Like Words Together Reflections from the deep end of Practice.


Tough Practice Earns Documentary

I am just utterly worn out from over 2 and half hours of asana technique and critique during the longer teacher training program I'm doing. Each of the 9 of us taught nadi sodhana (alternate nostril breathing pranayama) and two asana. For at least two student teachers you would be an assistant, doing corrections. That meant doing 6 rounds as a student, repeating two of the same sequences.

Let me break that down, everyone started with nadi sodhana.

  • Yogini A taught intense side stretch and revolved triangle (I assisted)
  • Yogini B taught figure 4 and pigeon
  • I taught warrior 1 and 2
  • Yogini C taught figure 4 and pigeon
  • Yogini D taught warrior 1 and 2
  • Yogini E taught intense side stretch and revolved triangle
  • Yogini F taught figure 4 and pigeon
  • Yogini G taught intense side stretch and revolved triangle
  • Yogi H (the one guy in the class) taught warrior 1 and 2 (I assisted)

All of the poses in red are hard for my the chronic pain I get in my lower back and hips due to the herniated disc I have at the base of my spine. The revolved triangle pose is a particularly challenging asana. I kept coming down to child's pose, resting my head on the ground. I felt very weak and upset by the pain to day. It was a really difficult and my dedication to yoga, to desiring to go more deeply into teaching yoga is what held me in my practice.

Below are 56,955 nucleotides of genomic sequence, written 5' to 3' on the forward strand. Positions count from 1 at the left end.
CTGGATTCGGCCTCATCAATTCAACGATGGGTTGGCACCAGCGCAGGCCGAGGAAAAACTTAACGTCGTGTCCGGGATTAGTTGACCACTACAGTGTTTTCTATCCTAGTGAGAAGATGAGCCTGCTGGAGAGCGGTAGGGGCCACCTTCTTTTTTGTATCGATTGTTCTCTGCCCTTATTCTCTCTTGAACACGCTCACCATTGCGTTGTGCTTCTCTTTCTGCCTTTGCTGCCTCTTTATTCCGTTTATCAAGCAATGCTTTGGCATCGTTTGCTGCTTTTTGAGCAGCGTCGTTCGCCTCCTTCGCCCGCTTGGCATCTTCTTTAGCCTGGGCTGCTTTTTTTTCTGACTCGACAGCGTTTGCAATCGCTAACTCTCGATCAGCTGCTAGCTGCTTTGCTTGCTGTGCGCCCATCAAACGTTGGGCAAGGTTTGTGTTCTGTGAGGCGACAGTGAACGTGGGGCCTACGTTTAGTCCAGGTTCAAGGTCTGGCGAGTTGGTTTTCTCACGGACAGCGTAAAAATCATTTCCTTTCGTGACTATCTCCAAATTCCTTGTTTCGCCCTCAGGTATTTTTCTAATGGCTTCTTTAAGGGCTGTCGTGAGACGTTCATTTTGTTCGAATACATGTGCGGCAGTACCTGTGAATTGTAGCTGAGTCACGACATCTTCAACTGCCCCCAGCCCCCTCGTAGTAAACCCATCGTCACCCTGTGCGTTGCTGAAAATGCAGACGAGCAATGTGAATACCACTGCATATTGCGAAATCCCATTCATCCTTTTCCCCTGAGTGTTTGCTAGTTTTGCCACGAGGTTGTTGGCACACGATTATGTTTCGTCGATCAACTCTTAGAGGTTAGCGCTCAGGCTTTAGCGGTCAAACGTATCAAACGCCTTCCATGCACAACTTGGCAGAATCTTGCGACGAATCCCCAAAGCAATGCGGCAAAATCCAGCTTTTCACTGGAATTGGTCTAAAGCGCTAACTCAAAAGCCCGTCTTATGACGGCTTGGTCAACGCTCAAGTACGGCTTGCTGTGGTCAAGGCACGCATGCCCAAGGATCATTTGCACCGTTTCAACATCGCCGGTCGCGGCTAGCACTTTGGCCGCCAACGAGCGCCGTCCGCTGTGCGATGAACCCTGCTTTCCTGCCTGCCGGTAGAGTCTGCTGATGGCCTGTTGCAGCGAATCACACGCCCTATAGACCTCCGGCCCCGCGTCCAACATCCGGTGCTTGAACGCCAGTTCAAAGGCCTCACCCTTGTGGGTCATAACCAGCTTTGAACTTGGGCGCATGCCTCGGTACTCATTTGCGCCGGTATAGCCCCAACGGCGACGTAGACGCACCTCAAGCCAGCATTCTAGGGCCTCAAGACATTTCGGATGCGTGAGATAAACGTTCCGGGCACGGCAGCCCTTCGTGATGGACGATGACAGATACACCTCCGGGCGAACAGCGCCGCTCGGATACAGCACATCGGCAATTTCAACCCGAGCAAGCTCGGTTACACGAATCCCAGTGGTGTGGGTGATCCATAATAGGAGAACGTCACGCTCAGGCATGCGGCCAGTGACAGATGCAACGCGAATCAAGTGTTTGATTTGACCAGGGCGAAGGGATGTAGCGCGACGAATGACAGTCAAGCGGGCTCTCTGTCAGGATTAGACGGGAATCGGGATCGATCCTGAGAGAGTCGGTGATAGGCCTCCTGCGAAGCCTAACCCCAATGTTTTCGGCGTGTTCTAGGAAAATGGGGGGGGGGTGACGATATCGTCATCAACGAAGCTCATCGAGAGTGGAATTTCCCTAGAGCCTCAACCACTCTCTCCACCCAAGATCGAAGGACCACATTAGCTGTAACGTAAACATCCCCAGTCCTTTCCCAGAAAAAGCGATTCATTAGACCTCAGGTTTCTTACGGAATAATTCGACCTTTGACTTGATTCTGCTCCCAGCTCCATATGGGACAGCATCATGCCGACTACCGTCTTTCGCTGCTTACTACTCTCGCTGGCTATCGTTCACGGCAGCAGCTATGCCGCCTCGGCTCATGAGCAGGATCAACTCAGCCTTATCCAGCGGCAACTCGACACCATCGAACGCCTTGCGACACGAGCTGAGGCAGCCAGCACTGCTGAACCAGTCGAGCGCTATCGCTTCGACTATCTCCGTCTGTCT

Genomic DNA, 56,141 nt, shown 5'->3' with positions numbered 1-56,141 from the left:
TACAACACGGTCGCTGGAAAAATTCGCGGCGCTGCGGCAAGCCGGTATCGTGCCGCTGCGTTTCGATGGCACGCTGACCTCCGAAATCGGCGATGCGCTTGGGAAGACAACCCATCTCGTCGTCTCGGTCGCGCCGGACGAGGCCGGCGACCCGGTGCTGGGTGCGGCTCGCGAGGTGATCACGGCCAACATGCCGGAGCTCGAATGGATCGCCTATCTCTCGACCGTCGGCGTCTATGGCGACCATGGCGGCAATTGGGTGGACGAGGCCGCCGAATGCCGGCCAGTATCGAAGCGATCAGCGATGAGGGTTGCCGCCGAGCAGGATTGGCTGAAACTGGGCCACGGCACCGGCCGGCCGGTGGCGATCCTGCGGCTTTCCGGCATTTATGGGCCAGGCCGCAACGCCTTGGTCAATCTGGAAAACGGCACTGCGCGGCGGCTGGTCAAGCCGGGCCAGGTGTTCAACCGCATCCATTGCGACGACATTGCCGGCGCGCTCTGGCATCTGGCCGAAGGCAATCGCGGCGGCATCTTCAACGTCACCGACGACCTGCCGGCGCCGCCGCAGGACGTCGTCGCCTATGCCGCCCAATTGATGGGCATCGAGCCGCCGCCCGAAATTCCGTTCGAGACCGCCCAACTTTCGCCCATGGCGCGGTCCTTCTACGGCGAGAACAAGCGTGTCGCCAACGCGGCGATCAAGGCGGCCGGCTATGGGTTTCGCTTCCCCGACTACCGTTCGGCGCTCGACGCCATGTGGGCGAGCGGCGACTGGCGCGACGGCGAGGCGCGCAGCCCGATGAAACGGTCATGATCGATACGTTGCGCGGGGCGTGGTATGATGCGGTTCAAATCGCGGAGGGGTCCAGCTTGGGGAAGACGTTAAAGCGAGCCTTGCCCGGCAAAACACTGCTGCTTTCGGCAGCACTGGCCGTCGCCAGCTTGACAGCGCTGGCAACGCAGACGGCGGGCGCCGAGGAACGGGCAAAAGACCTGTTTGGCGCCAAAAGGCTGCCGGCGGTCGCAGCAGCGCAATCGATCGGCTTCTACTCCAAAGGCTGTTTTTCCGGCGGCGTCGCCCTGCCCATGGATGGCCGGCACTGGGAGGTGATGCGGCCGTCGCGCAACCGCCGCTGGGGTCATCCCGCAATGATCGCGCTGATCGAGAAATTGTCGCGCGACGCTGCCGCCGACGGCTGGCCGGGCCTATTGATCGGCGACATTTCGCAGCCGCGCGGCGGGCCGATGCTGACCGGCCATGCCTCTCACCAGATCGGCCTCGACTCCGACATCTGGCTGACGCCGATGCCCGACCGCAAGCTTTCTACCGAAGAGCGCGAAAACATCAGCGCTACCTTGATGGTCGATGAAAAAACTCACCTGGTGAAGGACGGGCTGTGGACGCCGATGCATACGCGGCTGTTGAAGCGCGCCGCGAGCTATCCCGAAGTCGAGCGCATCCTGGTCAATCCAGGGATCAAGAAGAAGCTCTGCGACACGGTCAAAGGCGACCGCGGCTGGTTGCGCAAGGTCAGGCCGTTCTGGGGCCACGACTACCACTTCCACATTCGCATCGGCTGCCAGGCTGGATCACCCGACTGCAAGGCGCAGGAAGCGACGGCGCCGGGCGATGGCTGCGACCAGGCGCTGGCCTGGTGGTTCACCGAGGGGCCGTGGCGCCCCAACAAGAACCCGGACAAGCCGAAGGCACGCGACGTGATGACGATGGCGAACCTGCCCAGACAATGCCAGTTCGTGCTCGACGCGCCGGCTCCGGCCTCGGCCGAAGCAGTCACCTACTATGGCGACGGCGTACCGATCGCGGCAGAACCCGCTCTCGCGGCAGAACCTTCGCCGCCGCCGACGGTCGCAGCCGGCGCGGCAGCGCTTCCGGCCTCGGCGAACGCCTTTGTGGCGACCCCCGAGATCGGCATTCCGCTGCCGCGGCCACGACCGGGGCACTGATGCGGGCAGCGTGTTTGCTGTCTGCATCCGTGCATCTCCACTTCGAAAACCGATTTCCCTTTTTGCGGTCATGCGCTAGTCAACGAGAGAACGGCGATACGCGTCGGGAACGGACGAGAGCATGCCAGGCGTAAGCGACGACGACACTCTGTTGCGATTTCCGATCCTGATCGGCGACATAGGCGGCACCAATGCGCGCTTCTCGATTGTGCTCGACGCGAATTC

When I got home I was so delighted by the scent of roasted delicata squash hinting at dinner well under way I thought I'd cry with gratitude! the winter squash was served with some sauteed zuchinni, quinoa and mixed legumes. I noted afterward that I was still feeling rather burned out from class so CK and I decided to watch the first episode of the BBC documentary last year, The Story of India. A well done culture/history show sounded like just the thing to unwind.

I am really enjoying this documentary so far. It is beautifully filmed and just fascinating after the first episode (there are 5). I appreciate the interviews and the gorgeously shot scenes of ancient excavations of the earliest of Indus and Aryan civilizations!

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